NHRA - National Hot Rod Association

Pro Mod 2020: New rules, teams, venues make for exciting yet unpredictable season

The NHRA E3 Spark Plugs Pro Mod Drag Racing Series presented by J&A Service will kick off the 20th year that the class has been a part of NHRA competition.
10 Mar 2020
Kevin McKenna, NHRA National Dragster Senior Editor
Pro Mod

The NHRA E3 Spark Plugs Pro Mod Drag Racing Series presented by J&A Service will now kick off at the NGK Spark Plugs NHRA Four-Wide Nationals in Charlotte, marking the 20th year that the class has been a part of NHRA competition. Pro Mod will still feature the thrilling side-by-side five-second doorslammer racing that has made it a fan favorite, but there are numerous changes as the class enters its third decade.

First and foremost, there are new rules that bring a couple of new power adder combinations into the series. The ProCharger centrifugal supercharger and large displacement (960-cubic-inch) nitrous engines are now legal. There are now five distinctly different engine combinations for racers to choose from including the current turbocharger, supercharger, and small (909-cid) nitrous engines. Whoever said “Variety is the spice of life,” might well have been a Pro Mod fan. 

Maintaining parity among the various combinations has always been a thankless job, but the NHRA Tech Department has consistently managed to maintain a competitive environment that has allowed for a wide variety of champions and event winners. Last season, there were eight different winners in 12 events, and two years ago, nine different drivers earned victories. On multiple occasions, less than a tenth of a second separated the No. 1 and No. 16 qualifiers, which means that anyone who made the field had a legitimate chance to win. 

READ MORE: Understanding the Pro Mod parity process

During select events last season, ProCharger-equipped Pro Mods were welcome to make test runs alongside other combinations to evaluate data, and the initial results seemed favorable. As a result, some of Pro Mod’s more successful racers are rumored to be making the switch to the new power-adder, including longtime Proline Racing customers Sidnei Frigo and Jose Gonzales, who previously enjoyed success with turbochargers. 

Last year, conventional supercharged entries won the lion’s share of Pro Mod events with eventual champion Steve Jackson banking four victories in his Bahrain1 Camaro, former champs Mike Castellana and Mike Janis combined for three wins, and veteran Todd Tutterow also earned a victory in his AAP Camaro. Jackson, who has long been a fan favorite for his “tell it like it is” demeanor, was by far the most consistent driver in the field with three runner-up finishes to go with his four wins. Jackson often ventured into the 5.6-second zone and did so consistently, which meant that he would almost certainly enter the new season as the favorite to repeat as champion, but that was before he crashed his supercharged Camaro a week before the Gatornationals, He's expected to drive a backup car at the event, probably the Bahrain 1 team's nitrous-assisted Camaro.

READ MORE: Stevie "Fast" Jackson delivers first NHRA championship with Pro Mod title | WATCH: Every winning run from Stevie "Fast" Jackson's first Pro Mod title

When it comes to defending his title, Jackson figures to have many challengers, but the stiffest competition will likely come from his biggest on-track rival, Rickie Smith. The three-time Pro Mod champ, who isn’t the least bit shy about voicing his opinion when it comes to rules, his opponents, or any other Pro Mod related topic, remains one of the class’ most consistent winners. Smith gave up a good part of his 2019 season experimenting with a turbocharged car but has returned to his first love, a nitrous car for this season, and he’s also gained the backing of Strutmasters.com following his departure from the Bahrain1 team.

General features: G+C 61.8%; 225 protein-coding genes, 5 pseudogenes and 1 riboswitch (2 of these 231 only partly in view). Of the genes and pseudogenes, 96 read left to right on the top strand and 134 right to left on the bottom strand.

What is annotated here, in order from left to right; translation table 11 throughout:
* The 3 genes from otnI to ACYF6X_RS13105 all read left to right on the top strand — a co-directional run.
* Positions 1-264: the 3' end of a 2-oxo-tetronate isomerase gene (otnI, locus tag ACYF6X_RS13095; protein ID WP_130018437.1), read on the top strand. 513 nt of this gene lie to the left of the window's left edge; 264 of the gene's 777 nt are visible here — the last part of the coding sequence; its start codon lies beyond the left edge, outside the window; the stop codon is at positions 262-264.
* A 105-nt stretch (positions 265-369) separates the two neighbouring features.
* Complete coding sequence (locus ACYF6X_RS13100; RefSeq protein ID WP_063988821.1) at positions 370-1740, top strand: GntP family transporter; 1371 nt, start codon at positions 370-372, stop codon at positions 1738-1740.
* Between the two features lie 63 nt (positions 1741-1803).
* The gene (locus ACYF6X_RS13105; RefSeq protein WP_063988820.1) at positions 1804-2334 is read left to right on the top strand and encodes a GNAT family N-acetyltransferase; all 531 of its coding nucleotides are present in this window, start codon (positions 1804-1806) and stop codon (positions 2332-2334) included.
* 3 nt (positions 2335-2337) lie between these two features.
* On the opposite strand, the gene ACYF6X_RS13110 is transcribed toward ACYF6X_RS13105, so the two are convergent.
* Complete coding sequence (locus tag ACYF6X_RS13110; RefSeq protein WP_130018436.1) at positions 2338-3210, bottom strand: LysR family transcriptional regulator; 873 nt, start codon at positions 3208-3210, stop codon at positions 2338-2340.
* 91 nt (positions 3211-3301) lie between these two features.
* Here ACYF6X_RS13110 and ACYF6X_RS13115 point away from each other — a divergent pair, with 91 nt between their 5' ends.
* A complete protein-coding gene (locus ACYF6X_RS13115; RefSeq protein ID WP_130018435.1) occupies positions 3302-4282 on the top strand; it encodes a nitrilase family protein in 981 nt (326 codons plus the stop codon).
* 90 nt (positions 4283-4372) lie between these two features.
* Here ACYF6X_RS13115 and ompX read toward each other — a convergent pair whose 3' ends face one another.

Mike Castellana, Mike Janis, and Todd Tutterow, who each race under the Al Anabi Performance banner, each won NHRA Pro Mod events last year, and they each spent the better part of the off-season racing in Qatar. The runs made overseas can serve as an extended test session, but there is also the not-so-small matter of transporting cars and equipment half-way around the world in time for the Gainesville opener. 

From a procedural standpoint, there are also changes this year that have made it easier to attract new Pro Mod racers to NHRA events. Gone are the grade points, event quotas, and pre-entry regulations, which means that any licensed Pro Mod driver who wishes to enter a race may do so right up to the entry deadline (typically Monday before the start of the event). There is already at least a half-dozen new racers entered for the Gatornationals with more expected. It wouldn’t be the least bit surprising to see the entry list at some events top 30-35 cars.

In addition to the new rules and new competitors, the E3 Spark Plugs Pro Mod class will also visit some new venues in 2020. The 12-race season will once again begin in Gainesville and end in Las Vegas and will include traditional stops at the Charlotte four-wide event, Richmond, Topeka, Bristol, Indianapolis, St. Louis, and Dallas. New this year will be races in Chicago, Denver, and Brainerd. [nhra]

Major Pro Mod Rules Changes

  • ProCharger and big (960-cid) engine combinations approved for competition
  • Fresh air breathing system now mandatory
  • Transmission case and lines must be fully enclosed in a tunnel constructed of aluminum, steel, or carbon fiber
  • Any front-end body part made with carbon fiber must be covered with SFI 54.1 flame retardant coating.
  • A 60psi normally open-air switch must be installed to prevent the car from starting if system air pressure is below 60psi.
  • Window net must release with a quick lock and or spring-loaded mechanism.